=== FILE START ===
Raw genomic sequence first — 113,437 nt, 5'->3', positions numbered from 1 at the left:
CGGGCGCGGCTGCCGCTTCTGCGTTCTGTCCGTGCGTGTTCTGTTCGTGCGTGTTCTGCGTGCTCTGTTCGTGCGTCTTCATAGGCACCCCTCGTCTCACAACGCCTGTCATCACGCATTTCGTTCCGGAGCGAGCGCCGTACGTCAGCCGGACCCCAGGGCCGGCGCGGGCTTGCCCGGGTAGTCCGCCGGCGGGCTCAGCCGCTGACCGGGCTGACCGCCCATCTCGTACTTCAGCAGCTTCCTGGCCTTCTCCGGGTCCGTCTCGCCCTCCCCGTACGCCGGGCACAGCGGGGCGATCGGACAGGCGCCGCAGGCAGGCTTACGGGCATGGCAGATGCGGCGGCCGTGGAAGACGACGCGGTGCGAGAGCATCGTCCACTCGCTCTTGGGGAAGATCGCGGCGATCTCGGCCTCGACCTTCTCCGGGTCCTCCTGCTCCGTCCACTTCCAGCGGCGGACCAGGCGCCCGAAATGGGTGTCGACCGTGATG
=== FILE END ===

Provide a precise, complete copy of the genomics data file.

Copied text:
Raw genomic sequence first — 113,437 nt, 5'->3', positions numbered from 1 at the left:
CGGGCGCGGCTGCCGCTTCTGCGTTCTGTCCGTGCGTGTTCTGTTCGTGCGTGTTCTGCGTGCTCTGTTCGTGCGTCTTCATAGGCACCCCTCGTCTCACAACGCCTGTCATCACGCATTTCGTTCCGGAGCGAGCGCCGTACGTCAGCCGGACCCCAGGGCCGGCGCGGGCTTGCCCGGGTAGTCCGCCGGCGGGCTCAGCCGCTGACCGGGCTGACCGCCCATCTCGTACTTCAGCAGCTTCCTGGCCTTCTCCGGGTCCGTCTCGCCCTCCCCGTACGCCGGGCACAGCGGGGCGATCGGACAGGCGCCGCAGGCAGGCTTACGGGCATGGCAGATGCGGCGGCCGTGGAAGACGACGCGGTGCGAGAGCATCGTCCACTCGCTCTTGGGGAAGATCGCGGCGATCTCGGCCTCGACCTTCTCCGGGTCCTCCTGCTCCGTCCACTTCCAGCGGCGGACCAGGCGCCCGAAATGGGTGTCGACCGTGATG